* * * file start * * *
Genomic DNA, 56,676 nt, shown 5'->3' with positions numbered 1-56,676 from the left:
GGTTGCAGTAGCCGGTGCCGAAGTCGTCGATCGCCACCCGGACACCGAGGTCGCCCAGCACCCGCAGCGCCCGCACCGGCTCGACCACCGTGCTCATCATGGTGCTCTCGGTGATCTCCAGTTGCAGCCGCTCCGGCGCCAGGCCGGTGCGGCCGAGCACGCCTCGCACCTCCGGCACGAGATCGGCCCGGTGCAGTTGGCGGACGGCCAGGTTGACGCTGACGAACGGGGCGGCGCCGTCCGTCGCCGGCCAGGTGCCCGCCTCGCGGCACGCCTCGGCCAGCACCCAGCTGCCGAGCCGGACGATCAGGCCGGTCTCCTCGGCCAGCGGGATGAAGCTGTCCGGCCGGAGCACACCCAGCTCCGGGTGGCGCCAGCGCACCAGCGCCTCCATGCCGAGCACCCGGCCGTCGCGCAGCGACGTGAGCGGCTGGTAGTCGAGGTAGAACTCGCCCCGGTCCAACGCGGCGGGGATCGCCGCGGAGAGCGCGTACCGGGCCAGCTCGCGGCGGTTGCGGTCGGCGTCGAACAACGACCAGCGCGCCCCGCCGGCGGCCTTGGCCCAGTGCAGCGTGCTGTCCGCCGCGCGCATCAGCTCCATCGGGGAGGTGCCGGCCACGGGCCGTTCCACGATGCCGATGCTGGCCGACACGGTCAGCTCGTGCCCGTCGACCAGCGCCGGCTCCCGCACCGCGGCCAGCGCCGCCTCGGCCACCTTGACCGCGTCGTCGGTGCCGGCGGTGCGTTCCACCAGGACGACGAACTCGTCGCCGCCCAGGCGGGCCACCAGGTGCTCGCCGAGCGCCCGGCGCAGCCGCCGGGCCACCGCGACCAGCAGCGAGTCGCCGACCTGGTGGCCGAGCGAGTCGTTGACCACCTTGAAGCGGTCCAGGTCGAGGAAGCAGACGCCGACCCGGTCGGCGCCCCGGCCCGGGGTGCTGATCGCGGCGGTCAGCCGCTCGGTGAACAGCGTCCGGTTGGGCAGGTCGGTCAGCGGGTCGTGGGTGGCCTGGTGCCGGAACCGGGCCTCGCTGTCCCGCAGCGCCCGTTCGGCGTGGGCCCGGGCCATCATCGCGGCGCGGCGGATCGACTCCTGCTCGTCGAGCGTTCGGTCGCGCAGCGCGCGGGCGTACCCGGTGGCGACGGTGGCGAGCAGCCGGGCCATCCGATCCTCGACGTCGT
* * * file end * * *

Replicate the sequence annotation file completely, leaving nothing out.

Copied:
Genomic DNA, 56,676 nt, shown 5'->3' with positions numbered 1-56,676 from the left:
GGTTGCAGTAGCCGGTGCCGAAGTCGTCGATCGCCACCCGGACACCGAGGTCGCCCAGCACCCGCAGCGCCCGCACCGGCTCGACCACCGTGCTCATCATGGTGCTCTCGGTGATCTCCAGTTGCAGCCGCTCCGGCGCCAGGCCGGTGCGGCCGAGCACGCCTCGCACCTCCGGCACGAGATCGGCCCGGTGCAGTTGGCGGACGGCCAGGTTGACGCTGACGAACGGGGCGGCGCCGTCCGTCGCCGGCCAGGTGCCCGCCTCGCGGCACGCCTCGGCCAGCACCCAGCTGCCGAGCCGGACGATCAGGCCGGTCTCCTCGGCCAGCGGGATGAAGCTGTCCGGCCGGAGCACACCCAGCTCCGGGTGGCGCCAGCGCACCAGCGCCTCCATGCCGAGCACCCGGCCGTCGCGCAGCGACGTGAGCGGCTGGTAGTCGAGGTAGAACTCGCCCCGGTCCAACGCGGCGGGGATCGCCGCGGAGAGCGCGTACCGGGCCAGCTCGCGGCGGTTGCGGTCGGCGTCGAACAACGACCAGCGCGCCCCGCCGGCGGCCTTGGCCCAGTGCAGCGTGCTGTCCGCCGCGCGCATCAGCTCCATCGGGGAGGTGCCGGCCACGGGCCGTTCCACGATGCCGATGCTGGCCGACACGGTCAGCTCGTGCCCGTCGACCAGCGCCGGCTCCCGCACCGCGGCCAGCGCCGCCTCGGCCACCTTGACCGCGTCGTCGGTGCCGGCGGTGCGTTCCACCAGGACGACGAACTCGTCGCCGCCCAGGCGGGCCACCAGGTGCTCGCCGAGCGCCCGGCGCAGCCGCCGGGCCACCGCGACCAGCAGCGAGTCGCCGACCTGGTGGCCGAGCGAGTCGTTGACCACCTTGAAGCGGTCCAGGTCGAGGAAGCAGACGCCGACCCGGTCGGCGCCCCGGCCCGGGGTGCTGATCGCGGCGGTCAGCCGCTCGGTGAACAGCGTCCGGTTGGGCAGGTCGGTCAGCGGGTCGTGGGTGGCCTGGTGCCGGAACCGGGCCTCGCTGTCCCGCAGCGCCCGTTCGGCGTGGGCCCGGGCCATCATCGCGGCGCGGCGGATCGACTCCTGCTCGTCGAGCGTTCGGTCGCGCAGCGCGCGGGCGTACCCGGTGGCGACGGTGGCGAGCAGCCGGGCCATCCGATCCTCGACGTCGT